At SheMD, we highly believe that to achieve equality in the workplace - whether that is the hospital, clinic or boardroom - we have to achieve equality at home. Dr. Huma Farid joins us today to discuss what gender parity in the modern home looks like, or does NOT look like, and how that lack of equality at home can lead to a stalling career and marriage. As #womeninmedicine, we need to push for continued gender parity in our homes, which will allow us to achieve better gender equity in our workplaces as well.
Half-empty sippy cups and a bottle of bubbles crowd my dining room table; magnetic tiles and toy construction vehicles cover every inch of free space on my kitchen floor. I stare impassively at the mess, as though the force of my glare could magically resolve the clutter. Sadly, unlike Mrs. Weasley, there are no housekeeping charms to help me, and I resign myself to roping my children into cleaning up before we leave the house tomorrow morning. I cannot spare the energy required to pick up after my toddlers today, because I need to focus on my academic research and writing projects, which have clearly taken a second seat.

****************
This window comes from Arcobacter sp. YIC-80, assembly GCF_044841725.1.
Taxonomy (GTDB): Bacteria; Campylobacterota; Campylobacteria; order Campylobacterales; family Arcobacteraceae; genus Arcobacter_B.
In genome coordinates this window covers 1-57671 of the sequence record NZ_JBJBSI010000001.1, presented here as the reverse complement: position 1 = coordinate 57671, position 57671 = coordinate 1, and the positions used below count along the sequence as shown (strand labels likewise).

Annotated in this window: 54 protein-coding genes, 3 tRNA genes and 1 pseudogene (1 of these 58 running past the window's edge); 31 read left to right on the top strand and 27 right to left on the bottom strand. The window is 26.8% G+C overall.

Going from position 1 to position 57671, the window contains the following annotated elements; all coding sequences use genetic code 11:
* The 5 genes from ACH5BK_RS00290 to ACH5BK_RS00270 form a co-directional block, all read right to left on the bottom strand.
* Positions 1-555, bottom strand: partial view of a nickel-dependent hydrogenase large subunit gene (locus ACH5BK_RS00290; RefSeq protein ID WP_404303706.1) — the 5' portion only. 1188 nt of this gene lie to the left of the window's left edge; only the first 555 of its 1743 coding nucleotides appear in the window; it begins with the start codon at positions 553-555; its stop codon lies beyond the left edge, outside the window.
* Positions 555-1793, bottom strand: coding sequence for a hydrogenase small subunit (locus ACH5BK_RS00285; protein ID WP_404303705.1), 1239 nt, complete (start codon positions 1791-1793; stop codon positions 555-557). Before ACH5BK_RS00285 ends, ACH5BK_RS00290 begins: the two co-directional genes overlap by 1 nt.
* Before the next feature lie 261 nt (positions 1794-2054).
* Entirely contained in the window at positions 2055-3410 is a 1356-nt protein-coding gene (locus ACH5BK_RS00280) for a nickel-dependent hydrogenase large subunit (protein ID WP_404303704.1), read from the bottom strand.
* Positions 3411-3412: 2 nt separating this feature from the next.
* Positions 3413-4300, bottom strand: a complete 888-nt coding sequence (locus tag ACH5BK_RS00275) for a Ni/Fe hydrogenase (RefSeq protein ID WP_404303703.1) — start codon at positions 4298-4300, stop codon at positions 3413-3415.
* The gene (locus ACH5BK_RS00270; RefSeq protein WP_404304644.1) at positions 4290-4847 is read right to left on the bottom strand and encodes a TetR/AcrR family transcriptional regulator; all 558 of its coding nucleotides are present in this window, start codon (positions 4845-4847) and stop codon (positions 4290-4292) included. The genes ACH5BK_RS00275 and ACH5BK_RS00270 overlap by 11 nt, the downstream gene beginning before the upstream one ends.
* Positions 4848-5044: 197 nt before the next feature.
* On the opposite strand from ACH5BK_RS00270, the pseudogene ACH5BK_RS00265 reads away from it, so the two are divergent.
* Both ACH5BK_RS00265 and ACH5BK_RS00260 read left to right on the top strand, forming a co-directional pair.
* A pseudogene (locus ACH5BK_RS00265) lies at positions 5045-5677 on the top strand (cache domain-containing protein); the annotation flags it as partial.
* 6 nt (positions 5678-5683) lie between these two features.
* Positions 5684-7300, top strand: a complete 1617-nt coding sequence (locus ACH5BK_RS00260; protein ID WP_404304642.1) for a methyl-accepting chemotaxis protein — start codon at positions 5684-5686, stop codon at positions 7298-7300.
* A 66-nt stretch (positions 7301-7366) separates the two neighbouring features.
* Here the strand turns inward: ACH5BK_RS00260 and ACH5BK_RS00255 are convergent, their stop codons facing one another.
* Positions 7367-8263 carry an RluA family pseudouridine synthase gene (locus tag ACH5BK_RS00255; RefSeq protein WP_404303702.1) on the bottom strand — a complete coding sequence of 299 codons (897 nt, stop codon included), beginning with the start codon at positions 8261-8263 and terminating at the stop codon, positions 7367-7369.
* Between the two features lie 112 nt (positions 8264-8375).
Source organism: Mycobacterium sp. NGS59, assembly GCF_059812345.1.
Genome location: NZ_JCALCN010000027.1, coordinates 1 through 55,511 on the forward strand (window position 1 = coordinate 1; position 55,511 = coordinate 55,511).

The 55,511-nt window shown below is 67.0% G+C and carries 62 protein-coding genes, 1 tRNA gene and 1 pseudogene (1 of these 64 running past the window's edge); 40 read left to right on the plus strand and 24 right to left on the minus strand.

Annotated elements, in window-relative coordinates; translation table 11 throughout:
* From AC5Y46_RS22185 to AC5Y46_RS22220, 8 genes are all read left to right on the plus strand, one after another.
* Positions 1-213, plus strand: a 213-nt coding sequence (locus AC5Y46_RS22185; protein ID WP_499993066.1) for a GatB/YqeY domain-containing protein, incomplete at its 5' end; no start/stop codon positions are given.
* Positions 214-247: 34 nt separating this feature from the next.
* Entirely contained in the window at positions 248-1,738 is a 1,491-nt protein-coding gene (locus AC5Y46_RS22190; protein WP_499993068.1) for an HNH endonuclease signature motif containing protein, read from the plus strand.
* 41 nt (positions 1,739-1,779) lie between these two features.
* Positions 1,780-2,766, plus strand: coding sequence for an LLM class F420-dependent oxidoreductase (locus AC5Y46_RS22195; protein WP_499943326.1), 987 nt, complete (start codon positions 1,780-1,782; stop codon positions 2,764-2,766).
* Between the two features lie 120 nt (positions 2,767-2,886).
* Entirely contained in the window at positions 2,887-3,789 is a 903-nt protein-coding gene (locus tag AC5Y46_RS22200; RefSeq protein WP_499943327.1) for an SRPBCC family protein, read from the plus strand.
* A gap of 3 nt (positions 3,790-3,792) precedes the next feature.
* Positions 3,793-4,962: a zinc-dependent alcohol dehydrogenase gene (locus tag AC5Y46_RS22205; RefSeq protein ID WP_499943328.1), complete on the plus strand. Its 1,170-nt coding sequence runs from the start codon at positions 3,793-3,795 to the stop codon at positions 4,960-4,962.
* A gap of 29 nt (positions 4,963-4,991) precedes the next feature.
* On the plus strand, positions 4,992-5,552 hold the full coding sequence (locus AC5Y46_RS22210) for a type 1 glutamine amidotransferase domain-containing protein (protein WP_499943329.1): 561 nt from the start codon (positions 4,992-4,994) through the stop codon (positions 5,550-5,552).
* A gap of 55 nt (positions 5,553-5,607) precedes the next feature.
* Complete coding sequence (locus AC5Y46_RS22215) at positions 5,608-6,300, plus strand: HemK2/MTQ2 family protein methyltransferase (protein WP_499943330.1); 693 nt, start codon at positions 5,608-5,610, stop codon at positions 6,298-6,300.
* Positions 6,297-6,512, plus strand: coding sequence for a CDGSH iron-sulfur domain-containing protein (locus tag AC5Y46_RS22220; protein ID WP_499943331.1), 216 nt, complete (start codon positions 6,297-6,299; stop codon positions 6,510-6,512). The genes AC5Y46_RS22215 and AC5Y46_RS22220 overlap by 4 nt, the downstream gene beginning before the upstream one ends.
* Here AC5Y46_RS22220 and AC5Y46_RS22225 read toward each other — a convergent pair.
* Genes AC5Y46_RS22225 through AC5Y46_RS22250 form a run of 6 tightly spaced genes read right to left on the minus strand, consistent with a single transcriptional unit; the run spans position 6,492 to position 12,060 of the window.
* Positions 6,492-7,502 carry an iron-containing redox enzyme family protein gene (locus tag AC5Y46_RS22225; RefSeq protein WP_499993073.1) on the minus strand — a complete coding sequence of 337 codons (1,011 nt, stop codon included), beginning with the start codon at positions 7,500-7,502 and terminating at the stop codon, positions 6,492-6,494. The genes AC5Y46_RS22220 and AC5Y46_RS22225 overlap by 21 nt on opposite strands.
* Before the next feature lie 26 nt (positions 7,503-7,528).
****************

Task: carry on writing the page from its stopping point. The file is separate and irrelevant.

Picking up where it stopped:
I am an obstetrician/gynecologist at an academic tertiary care hospital, but for the past four years, I have spent the vast majority of my time gestating, breastfeeding, and parenting rather than writing grants or research proposals. My career has effectively stalled. Between the demands of a full time job as an obstetrician/gynecologist, a second full time job being a mother, and a third full time job trying to figure out where, how and when to pump, I found myself stressed and overwhelmed.
I also found myself simmering with anger at my husband. I felt angry when I cooked dinner for the next night at 9pm while he watched television. I felt angry when I came home from a busy day on labor and delivery to a sink full of dirty dishes and bottles. I felt angry each time I washed the pump parts that I used to extract nourishment from my body to feed our child for over a year. I felt angry as I packed my children’s lunches daily and got them ready for daycare while my husband stayed in bed until 20 minutes before he had to leave for work.
Anger became the core of our relationship--my anger at him for being oblivious and not helping, and his anger at me for ignoring him.
When I argued that I didn’t spend time with him because I was too tired between work, taking care of the house, and taking care of the kids, his response was always that he helped me as much as he could, and that he never said no when I asked him to do something. He didn’t grasp the mental load I carried daily--the list of tasks running through my head that kept the house running and our children’s needs met. When I did ask him to do something, I felt like a chief resident with a delinquent intern as I checked and double checked that he truly had accomplished the tasks.
This lack of initiative was a nearly universal relationship th